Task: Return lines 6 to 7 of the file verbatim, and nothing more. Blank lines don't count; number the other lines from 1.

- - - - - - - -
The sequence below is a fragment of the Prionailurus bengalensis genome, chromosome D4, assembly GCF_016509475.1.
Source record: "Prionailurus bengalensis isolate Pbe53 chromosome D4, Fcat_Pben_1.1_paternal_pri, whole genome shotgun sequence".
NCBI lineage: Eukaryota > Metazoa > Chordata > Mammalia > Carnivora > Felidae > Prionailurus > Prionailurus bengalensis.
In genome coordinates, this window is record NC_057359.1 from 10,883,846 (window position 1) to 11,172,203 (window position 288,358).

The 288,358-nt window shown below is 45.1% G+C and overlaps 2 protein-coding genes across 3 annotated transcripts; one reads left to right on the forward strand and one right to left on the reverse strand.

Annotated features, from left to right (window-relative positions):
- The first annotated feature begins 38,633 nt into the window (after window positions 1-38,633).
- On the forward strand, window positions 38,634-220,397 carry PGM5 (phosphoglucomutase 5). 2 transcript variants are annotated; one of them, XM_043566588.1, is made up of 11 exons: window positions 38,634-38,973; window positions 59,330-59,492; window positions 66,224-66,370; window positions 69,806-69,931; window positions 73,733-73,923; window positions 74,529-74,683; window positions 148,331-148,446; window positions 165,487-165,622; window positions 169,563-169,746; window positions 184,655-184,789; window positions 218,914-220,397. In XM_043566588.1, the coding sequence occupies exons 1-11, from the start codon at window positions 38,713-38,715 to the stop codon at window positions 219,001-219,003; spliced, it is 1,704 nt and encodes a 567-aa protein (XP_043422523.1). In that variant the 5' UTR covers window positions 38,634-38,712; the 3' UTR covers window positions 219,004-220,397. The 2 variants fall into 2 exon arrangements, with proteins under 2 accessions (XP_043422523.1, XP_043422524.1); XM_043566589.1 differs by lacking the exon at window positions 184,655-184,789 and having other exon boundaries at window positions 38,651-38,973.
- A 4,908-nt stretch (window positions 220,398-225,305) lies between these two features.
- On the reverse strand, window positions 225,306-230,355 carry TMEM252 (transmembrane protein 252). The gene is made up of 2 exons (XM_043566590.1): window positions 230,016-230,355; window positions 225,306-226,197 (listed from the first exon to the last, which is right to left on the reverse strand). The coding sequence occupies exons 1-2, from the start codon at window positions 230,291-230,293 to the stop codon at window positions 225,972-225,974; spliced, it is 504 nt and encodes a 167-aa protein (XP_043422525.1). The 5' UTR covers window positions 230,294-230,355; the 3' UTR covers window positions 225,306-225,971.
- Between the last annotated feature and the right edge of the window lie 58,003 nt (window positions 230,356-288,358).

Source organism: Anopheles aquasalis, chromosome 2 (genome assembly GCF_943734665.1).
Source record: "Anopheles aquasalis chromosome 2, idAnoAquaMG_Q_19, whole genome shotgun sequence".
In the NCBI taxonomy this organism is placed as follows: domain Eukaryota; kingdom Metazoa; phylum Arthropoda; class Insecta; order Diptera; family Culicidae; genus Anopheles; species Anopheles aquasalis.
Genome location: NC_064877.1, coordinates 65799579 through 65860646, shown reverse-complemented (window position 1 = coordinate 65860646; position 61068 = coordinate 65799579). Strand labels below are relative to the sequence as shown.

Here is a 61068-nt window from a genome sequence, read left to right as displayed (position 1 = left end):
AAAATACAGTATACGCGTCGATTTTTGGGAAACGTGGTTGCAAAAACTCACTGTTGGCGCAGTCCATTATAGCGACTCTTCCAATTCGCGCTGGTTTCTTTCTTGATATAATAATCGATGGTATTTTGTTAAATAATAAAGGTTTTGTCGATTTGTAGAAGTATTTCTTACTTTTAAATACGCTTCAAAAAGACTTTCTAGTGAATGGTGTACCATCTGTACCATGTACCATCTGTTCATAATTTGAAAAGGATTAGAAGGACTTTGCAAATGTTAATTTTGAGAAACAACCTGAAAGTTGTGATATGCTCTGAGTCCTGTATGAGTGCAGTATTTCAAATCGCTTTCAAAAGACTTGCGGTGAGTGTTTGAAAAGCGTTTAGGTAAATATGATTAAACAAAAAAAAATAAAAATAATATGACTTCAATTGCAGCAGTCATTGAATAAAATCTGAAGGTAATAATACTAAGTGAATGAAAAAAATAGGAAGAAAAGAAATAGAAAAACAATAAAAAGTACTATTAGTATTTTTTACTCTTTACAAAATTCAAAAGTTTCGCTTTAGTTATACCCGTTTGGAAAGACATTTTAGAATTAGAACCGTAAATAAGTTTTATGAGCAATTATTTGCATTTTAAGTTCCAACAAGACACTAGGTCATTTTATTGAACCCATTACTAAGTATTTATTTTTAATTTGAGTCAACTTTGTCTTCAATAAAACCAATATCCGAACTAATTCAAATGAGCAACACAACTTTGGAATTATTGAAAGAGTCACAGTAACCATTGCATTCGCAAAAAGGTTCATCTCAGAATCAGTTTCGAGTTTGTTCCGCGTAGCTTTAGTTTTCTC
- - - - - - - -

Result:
Annotated features, from left to right (window-relative positions):
- The first annotated feature begins 38,633 nt into the window (after window positions 1-38,633).